Ephraim Tellwright is no mere caricature, and despite his monstrous behavior towards the Prices, he is presented as a three-dimensional character:

Tellwright is a fascinating creation….He is a domestic tyrant and a miser, flinty, quickwitted but utterly insensitive….The impressive thing about Bennett’s handling of him, however, is that there is absolutely nothing of aricature in the study of Tellwright. Nor is he sentimentalized. Instead, Bennett sets himself to record the life of a man who is quite without music in his soul (Lucas 44).

This lack of “music in his soul” deprives him form enjoying many of the experiences which make life meaningful, such as fellowship, religion, laughter, romantic love, all of which Tellwright has chosen to shun. The collection of capital is his only form of solace.

Neither Henry Earlforward nor Ephraim Tellwright is a stock character—the heartless skinflint. But unlike Tellwright, Earlforward, though miserly in the extreme, is capable of human affection. He is very fond of Elsie and genuinely in love with his wife Violet. Also in contrast to Tellwright, Earlforward is equipped with “other qualities one rarely associates with greed for riches: kindness, patience, almost indolence, and also, in certain matters, a comparative innocence” (Lafour 192). Yet Earlforward and his beloved Violet are destroyed by his unwillingness to provide them with sufficient food and timely medical attention. Ultimately, his craving for money outweighs any other motivation. He is “a man of some delicacy and tact. But his passion for hoarding money overrules all other considerations in his life” (Lucas 195). Earlforward is “a miser, but he is not a monster”(Douglas 411). Nevertheless, his appetite for lucre is hideously irrational, “a secret passion [which] fought against love” (Steps 121).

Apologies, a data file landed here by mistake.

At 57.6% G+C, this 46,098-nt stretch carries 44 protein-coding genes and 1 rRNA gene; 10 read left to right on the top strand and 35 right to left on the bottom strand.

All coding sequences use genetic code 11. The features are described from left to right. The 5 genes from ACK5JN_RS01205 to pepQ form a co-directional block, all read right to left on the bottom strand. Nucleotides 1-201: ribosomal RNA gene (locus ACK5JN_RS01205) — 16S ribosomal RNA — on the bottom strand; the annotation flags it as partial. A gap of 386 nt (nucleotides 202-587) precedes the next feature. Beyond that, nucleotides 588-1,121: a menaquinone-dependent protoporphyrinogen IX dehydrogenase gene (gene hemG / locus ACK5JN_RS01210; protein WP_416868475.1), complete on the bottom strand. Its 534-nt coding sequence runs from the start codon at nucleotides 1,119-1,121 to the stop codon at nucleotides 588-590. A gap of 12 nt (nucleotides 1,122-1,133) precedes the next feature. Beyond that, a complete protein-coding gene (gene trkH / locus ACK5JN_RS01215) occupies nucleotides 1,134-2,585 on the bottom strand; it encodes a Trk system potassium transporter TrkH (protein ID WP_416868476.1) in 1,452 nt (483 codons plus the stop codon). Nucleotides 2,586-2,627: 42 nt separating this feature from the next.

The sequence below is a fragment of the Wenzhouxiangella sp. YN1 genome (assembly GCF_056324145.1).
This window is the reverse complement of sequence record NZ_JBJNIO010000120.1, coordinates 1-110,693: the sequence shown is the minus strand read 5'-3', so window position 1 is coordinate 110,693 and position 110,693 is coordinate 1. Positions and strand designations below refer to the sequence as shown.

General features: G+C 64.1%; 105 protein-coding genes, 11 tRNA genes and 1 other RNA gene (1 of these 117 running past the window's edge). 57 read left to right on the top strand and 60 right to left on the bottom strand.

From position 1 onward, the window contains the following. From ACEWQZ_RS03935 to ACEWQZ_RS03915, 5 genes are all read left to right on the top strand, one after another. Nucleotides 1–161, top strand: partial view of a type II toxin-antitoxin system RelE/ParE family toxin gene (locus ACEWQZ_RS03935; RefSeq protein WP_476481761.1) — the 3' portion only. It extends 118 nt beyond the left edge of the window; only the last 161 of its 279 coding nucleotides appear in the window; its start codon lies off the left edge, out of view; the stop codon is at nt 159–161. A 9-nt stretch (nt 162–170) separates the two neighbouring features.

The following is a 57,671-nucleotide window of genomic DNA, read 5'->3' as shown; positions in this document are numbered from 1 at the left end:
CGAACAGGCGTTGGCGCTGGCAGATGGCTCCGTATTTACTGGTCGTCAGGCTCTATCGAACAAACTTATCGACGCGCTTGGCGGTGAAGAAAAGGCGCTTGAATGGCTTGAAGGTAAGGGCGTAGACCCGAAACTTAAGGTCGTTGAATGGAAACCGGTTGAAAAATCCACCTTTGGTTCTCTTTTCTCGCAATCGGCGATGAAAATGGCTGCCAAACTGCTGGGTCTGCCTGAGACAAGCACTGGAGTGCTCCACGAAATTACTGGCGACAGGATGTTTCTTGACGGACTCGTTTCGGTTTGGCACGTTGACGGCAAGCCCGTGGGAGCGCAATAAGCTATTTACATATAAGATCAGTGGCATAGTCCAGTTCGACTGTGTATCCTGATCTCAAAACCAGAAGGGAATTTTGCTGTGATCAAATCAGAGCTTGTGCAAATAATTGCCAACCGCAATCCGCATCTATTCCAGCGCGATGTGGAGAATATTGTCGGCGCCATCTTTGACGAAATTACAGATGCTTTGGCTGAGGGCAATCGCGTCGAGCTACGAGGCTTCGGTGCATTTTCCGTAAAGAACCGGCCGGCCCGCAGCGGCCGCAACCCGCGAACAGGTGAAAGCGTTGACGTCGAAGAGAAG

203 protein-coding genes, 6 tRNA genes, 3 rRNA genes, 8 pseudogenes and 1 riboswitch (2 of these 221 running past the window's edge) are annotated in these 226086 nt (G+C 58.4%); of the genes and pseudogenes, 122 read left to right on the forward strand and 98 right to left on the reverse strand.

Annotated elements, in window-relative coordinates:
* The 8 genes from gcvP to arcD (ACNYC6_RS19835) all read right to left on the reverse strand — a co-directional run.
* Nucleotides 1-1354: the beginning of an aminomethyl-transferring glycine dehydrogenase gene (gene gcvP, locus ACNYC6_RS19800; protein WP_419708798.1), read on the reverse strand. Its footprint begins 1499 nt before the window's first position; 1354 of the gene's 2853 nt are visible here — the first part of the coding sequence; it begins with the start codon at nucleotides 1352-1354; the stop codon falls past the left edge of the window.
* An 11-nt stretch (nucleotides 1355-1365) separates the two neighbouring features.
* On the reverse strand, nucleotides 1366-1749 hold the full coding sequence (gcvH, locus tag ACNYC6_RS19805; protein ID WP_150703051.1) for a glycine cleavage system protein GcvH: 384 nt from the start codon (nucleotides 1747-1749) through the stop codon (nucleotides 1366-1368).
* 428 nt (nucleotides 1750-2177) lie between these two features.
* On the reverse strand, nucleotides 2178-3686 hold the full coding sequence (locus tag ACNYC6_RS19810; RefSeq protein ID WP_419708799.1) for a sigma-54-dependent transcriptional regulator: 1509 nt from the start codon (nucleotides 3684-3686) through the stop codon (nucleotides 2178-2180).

Henry Earlforward’s love of money manifests itself in his irrational affection for cash. He keeps his money in a safe at home, forfeiting the interest and security he would receive from a bank because he likes to be near it. Currency has a carnal attraction for him. “He never kept a dirty note for more then a few days….And the cash was so beautiful to behold” (Steps 201). Cash is something that Earlforward “gazed at passionately”, and it is no coincidence that he dies in front of his “sublime safe” (Steps 227;362).

Earlforward has a powerful revulsion for both eating and sexual contact, and the hunger for money clearly serves as his only sensual pleasure. Earlforward “ate little, but he would seldom hurry over a meal” (Steps 161). His repugnance at the consumption of food is further exhibited by his practice of picking his teeth, as though compelled by a need to eliminate all remnants of the act of eating. “He loved to pick his teeth, even after a meal which was no meal” (Steps 161). As there is no evidence in the novel that his marriage is ever consummated, we are led to conclude that Earlforward’s craving for cash has supplanted his ordinary carnal appetites.